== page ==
We present a novel approach to develop and process a microelectrode integrated in a standard AFM tip. The presented fabrication process allows the integration of an electroactive area at an exactly defined distance above of the end of a scanning probe tip and the subsequent remodeling and sharpening of the original AFM tip using a focused ion beam (FIB) technique (See ref 1 for patent information). Thus, the functionality of scanning electrochemical microscopy (SECM) can be integrated into any standard atomic force microscope (AFM). With the demonstrated approach, a precisely defined and constant distance between the microelectrode and the sample surface can be obtained, alternatively to the indirect determination of this distance usually applied in SECM experiments. Hence, a complete separation of the topographical information and the electrochemical signal is possible. The presented technique is a significant step toward electrochemical imaging with submicrometer electrodes as demonstrated by the development of the first integrated frame submicroelectrode.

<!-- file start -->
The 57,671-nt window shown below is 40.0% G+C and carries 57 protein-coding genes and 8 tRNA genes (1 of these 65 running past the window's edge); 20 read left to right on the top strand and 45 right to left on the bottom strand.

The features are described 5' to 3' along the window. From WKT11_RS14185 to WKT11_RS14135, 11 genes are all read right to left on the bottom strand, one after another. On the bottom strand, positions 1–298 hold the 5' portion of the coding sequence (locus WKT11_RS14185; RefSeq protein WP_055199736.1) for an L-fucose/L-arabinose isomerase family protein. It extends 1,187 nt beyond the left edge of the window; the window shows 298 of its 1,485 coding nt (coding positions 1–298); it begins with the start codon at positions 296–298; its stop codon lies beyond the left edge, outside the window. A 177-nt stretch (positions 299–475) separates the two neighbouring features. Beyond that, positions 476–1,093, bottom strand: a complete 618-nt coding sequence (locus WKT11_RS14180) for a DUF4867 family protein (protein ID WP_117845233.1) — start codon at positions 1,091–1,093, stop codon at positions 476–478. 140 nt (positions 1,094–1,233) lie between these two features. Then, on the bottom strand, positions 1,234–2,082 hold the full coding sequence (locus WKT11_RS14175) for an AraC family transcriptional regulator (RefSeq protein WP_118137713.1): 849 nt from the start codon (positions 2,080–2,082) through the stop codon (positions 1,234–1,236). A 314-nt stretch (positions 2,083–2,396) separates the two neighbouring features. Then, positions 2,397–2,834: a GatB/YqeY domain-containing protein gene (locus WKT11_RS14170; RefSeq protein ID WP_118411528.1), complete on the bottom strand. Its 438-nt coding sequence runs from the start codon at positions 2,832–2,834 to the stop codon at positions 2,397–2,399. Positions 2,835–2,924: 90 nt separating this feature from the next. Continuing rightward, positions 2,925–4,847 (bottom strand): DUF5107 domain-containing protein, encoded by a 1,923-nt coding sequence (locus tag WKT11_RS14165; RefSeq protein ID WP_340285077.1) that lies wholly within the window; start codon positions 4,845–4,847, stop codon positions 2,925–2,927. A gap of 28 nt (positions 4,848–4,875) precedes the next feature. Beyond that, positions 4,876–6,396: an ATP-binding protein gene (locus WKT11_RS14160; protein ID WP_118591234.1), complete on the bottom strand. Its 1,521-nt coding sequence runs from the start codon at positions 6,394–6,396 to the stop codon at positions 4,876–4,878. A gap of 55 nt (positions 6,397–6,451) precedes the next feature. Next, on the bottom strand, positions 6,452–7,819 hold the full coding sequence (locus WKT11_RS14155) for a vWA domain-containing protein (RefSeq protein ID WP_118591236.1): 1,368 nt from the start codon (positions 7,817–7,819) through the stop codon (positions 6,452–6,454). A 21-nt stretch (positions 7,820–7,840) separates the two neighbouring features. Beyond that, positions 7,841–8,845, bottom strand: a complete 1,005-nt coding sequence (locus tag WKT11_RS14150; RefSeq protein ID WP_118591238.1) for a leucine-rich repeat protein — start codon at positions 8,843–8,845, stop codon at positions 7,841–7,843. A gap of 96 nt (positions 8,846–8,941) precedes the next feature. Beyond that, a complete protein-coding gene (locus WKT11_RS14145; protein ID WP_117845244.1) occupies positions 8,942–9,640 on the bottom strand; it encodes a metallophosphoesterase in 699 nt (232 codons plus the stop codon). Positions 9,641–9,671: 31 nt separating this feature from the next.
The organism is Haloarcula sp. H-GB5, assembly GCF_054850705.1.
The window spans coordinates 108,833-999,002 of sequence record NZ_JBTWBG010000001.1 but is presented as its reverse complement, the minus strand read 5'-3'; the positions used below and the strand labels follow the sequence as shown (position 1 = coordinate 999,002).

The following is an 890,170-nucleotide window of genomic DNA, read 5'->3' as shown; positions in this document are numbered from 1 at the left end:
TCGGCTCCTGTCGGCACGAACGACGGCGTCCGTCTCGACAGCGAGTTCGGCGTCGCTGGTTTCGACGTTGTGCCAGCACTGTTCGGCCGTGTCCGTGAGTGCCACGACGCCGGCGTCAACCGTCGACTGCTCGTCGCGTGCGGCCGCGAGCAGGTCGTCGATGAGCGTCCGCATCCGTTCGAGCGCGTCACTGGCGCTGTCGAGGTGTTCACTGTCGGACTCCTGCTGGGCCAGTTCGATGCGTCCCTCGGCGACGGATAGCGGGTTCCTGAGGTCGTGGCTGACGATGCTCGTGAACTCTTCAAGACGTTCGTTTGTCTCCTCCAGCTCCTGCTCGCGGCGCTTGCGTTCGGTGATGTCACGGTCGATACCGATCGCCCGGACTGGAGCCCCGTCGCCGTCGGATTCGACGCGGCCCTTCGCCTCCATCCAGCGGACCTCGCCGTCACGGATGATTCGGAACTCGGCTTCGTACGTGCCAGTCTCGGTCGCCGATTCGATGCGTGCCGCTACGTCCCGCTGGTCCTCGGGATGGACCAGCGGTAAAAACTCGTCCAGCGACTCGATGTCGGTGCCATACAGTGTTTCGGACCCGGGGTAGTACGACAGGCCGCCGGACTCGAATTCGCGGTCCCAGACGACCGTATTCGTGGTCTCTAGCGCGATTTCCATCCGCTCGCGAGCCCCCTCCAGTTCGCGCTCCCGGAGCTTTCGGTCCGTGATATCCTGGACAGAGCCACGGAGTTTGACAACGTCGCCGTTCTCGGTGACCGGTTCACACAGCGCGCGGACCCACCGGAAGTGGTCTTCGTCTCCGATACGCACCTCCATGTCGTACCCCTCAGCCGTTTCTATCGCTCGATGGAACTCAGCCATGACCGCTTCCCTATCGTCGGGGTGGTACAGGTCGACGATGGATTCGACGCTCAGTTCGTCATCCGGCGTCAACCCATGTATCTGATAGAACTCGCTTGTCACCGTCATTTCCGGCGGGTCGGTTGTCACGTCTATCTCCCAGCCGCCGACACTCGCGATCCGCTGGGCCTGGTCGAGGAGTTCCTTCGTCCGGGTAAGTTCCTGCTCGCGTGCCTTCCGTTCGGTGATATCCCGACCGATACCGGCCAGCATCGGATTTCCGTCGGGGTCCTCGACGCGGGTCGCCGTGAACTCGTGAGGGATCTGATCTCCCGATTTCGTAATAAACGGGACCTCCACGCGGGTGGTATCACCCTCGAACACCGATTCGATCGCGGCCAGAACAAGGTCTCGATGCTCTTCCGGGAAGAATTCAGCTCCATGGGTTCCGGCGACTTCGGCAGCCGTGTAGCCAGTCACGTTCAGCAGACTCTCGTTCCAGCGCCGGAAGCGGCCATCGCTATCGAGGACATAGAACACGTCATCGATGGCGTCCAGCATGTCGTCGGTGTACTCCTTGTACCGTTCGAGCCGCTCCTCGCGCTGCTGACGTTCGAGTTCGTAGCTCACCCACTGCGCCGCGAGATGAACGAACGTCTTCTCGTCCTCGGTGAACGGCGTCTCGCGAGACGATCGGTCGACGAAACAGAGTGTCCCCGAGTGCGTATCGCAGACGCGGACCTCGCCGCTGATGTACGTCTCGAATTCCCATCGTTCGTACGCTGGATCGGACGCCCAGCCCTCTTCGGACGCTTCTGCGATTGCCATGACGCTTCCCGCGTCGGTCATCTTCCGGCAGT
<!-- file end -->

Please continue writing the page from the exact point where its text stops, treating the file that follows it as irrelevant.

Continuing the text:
Recent studies indicated that water treatment polymers such as poly(epichlorohydrin dimethylamine) (polyamine) and poly(diallyldimethylammonium chloride) (polyDADMAC) may form N-nitrosodimethylamine (NDMA) when in contact with chloramine water disinfectants. To minimize such potential risk and improve the polymer products, the mechanisms of how the polymers behave as NDMA precursors need to be elucidated. Direct chloramination of polymers and intermediate monomers in reagent water was conducted to probe the predominant mechanisms. The impact of polymer properties including polymer purity, polymer molecular weight and structure, residual dimethylamine (DMA), and other intermediate compounds involved in polymer synthesis, and reaction conditions such as pH, oxidant dose, and contact time on the NDMA formation potential (NDMA-FP) was investigated. Polymer degradation after reaction with chloramines was monitored at the molecular level using FT-IR and Raman spectroscopy. Overall, polyamines have greater NDMA-FP than polyDADMAC, and the NDMA formation from both polymers is strongly related to polymer degradation and DMA release during chloramination. Polyamines' tertiary amine chain ends play a major role in their NDMA-FP, while polyDADMACs' NDMA-FP is related to degradation of the quaternary ammonium ring group.
Surface topography and the enzyme activity of soft bioactive probes can be investigated simultaneously with a new technique. More about this method, a combination of atomic force and scanning electrochemical microscopy, can be found in the following Communication by C. Kranz et al.